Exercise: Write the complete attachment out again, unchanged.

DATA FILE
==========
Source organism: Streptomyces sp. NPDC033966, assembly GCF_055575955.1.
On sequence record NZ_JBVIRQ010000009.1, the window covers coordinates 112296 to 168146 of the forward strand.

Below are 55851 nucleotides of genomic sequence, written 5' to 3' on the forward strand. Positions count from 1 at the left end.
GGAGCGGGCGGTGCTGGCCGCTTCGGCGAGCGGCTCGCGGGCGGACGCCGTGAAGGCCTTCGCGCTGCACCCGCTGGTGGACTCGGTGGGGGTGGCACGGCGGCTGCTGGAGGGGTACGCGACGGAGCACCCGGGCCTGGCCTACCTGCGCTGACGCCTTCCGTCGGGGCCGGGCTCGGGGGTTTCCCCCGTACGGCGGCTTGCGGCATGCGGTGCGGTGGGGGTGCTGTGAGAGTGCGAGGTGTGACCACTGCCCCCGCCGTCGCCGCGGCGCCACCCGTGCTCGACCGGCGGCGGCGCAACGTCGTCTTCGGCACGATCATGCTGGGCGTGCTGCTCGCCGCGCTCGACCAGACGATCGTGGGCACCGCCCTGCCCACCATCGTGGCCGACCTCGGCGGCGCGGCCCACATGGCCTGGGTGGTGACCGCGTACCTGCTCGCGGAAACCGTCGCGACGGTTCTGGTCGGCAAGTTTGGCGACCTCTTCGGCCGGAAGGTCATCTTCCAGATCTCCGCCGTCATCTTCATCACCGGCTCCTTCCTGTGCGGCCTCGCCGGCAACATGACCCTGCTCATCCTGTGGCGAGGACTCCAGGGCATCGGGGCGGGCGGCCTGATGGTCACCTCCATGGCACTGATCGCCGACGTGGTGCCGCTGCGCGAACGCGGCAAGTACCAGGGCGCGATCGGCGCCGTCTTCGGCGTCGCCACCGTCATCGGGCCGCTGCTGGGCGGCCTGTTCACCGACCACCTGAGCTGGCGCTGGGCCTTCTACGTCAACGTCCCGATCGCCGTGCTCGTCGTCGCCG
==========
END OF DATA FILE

Source organism: Streptomyces sp. NPDC033966, assembly GCF_055575955.1.
On sequence record NZ_JBVIRQ010000009.1, the window covers coordinates 112296 to 168146 of the forward strand.

Below are 55851 nucleotides of genomic sequence, written 5' to 3' on the forward strand. Positions count from 1 at the left end.
GGAGCGGGCGGTGCTGGCCGCTTCGGCGAGCGGCTCGCGGGCGGACGCCGTGAAGGCCTTCGCGCTGCACCCGCTGGTGGACTCGGTGGGGGTGGCACGGCGGCTGCTGGAGGGGTACGCGACGGAGCACCCGGGCCTGGCCTACCTGCGCTGACGCCTTCCGTCGGGGCCGGGCTCGGGGGTTTCCCCCGTACGGCGGCTTGCGGCATGCGGTGCGGTGGGGGTGCTGTGAGAGTGCGAGGTGTGACCACTGCCCCCGCCGTCGCCGCGGCGCCACCCGTGCTCGACCGGCGGCGGCGCAACGTCGTCTTCGGCACGATCATGCTGGGCGTGCTGCTCGCCGCGCTCGACCAGACGATCGTGGGCACCGCCCTGCCCACCATCGTGGCCGACCTCGGCGGCGCGGCCCACATGGCCTGGGTGGTGACCGCGTACCTGCTCGCGGAAACCGTCGCGACGGTTCTGGTCGGCAAGTTTGGCGACCTCTTCGGCCGGAAGGTCATCTTCCAGATCTCCGCCGTCATCTTCATCACCGGCTCCTTCCTGTGCGGCCTCGCCGGCAACATGACCCTGCTCATCCTGTGGCGAGGACTCCAGGGCATCGGGGCGGGCGGCCTGATGGTCACCTCCATGGCACTGATCGCCGACGTGGTGCCGCTGCGCGAACGCGGCAAGTACCAGGGCGCGATCGGCGCCGTCTTCGGCGTCGCCACCGTCATCGGGCCGCTGCTGGGCGGCCTGTTCACCGACCACCTGAGCTGGCGCTGGGCCTTCTACGTCAACGTCCCGATCGCCGTGCTCGTCGTCGCCG